Today, three classmates and I ventured to scenic Mayville, ND to observe Dr. John Pederson’s History 103 class at Mayville State University. It was an interesting class complete with a unique learning exercise involving the letters between John and Abigail Adams, where students were asked to either applaud or hiss at certain points. Dr. Pederson then engaged students with various questions, which students answered. Overall, the class was good, despite being held in a choir room. We discussed teaching philosophy with Dr. Pederson.

After a quick lunch, we returned to Grand Forks and attended class, which included a visit by Dr. Anne Kelsch of the Office of Instructional Development, and formerly of the History Department. We had a good talk and learned about exercises she did in class and what her office offered for instructors on campus. Despite the long day, we learned much about teaching techniques and services.

The calm before the exam

Today, we held a short review session for students to help them as they prepare for the midterm exam in North Dakota History. The few students who asked questions were focused on knowing what the essay was on and what the map portion would be like. Dr. Porter took a quick poll of the class and decided to focus the essay on The Fur Trade in North Dakota by Virginia Heidenreich, editor.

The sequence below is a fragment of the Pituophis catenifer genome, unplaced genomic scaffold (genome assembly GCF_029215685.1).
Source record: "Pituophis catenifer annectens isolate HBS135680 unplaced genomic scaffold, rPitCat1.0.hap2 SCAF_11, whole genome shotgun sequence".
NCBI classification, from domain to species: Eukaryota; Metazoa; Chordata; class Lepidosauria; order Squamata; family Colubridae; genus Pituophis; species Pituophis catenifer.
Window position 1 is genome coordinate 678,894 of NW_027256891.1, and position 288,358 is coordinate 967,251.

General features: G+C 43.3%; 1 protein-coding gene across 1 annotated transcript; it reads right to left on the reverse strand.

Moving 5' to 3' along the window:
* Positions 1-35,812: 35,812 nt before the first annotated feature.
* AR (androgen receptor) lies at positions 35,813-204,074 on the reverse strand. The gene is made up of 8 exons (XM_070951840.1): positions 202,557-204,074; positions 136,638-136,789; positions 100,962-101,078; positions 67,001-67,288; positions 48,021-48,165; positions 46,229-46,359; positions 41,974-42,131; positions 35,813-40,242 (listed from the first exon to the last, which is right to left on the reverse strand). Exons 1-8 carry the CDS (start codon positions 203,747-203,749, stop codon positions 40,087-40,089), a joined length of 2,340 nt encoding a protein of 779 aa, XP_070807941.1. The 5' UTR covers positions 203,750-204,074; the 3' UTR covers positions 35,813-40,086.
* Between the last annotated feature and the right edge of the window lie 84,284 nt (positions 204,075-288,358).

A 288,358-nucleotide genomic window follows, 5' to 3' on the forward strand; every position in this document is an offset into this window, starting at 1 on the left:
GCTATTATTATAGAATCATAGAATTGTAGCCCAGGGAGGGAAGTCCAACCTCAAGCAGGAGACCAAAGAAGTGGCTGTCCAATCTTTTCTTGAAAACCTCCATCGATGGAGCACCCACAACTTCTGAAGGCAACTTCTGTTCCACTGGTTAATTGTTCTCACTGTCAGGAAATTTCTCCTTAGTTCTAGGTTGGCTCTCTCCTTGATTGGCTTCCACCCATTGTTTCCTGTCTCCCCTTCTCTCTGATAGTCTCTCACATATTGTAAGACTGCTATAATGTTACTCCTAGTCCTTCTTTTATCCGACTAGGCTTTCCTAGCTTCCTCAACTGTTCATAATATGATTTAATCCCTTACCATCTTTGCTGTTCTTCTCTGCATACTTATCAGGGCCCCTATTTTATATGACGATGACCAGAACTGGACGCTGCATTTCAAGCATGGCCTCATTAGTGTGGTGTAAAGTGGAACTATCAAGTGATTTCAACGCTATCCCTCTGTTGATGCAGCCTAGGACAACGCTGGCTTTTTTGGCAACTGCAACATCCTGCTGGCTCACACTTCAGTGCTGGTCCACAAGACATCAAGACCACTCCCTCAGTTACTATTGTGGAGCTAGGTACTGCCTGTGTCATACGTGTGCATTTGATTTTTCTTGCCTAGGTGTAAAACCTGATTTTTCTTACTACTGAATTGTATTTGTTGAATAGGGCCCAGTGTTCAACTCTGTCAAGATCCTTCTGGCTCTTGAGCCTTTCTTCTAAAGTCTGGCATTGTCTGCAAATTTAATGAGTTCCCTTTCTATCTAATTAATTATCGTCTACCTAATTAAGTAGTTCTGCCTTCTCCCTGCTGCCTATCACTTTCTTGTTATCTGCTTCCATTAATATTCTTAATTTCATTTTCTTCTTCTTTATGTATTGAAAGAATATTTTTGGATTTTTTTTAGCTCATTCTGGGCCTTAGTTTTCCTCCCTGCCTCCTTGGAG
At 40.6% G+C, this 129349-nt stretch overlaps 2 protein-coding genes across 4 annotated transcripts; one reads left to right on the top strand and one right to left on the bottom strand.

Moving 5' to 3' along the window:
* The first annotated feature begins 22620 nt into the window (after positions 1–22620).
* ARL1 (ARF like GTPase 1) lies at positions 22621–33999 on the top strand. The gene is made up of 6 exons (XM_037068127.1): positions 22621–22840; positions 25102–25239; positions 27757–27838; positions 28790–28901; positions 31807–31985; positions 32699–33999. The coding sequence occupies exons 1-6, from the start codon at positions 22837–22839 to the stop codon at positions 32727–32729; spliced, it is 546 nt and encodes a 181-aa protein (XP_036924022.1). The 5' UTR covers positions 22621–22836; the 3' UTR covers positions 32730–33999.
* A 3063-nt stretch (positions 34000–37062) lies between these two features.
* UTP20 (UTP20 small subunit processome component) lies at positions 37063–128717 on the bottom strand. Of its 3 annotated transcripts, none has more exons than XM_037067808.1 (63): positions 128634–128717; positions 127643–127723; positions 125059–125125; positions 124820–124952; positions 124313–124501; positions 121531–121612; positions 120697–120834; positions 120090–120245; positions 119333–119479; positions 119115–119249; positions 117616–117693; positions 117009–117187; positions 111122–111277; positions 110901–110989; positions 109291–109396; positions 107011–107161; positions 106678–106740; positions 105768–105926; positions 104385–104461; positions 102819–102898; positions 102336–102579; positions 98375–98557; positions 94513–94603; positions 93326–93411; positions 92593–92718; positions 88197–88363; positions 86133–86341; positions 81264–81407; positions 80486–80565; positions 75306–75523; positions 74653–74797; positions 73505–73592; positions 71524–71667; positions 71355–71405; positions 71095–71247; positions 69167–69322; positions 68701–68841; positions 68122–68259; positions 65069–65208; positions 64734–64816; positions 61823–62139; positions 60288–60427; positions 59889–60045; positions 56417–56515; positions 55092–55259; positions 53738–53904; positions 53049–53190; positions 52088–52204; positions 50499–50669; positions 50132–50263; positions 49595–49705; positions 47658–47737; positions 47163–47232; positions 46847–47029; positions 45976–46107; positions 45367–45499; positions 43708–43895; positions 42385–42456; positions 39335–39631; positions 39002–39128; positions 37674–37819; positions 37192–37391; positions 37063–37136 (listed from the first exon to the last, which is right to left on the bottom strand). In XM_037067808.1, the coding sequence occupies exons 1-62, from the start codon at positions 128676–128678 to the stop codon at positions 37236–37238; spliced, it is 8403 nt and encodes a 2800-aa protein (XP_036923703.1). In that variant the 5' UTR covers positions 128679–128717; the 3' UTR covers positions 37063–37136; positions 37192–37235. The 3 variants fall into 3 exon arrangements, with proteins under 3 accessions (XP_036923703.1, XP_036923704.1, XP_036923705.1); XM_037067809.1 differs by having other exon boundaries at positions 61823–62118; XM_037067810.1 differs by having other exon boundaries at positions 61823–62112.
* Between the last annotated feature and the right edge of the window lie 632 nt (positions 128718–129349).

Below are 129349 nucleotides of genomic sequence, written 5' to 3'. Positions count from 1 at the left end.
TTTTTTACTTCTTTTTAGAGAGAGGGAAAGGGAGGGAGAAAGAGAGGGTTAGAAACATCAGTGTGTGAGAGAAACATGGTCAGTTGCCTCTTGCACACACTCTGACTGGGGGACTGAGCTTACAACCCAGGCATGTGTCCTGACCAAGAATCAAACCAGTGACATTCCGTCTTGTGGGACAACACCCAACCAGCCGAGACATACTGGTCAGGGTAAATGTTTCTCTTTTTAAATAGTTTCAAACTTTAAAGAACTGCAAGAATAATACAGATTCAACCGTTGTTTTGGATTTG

Aside from helping a few students to get ready for the exam, I spent much of the day that I was on campus thinking more about Donald Finkel’s Teaching With Your Mouth Shut and Rebecca Leber-Gottberg’s dissertation on problem-based learning in History survey courses. These two works are interesting, as they advocate methods that while potentially useful, seem too idealistic and leave me with a nagging question of how to reach students who are in college simply to get the degree and get the job, but have no real desire to do deep learning. I will discuss this a bit more tomorrow, as I will be both observing at Mayville State University and sitting in class, where we will discuss this further.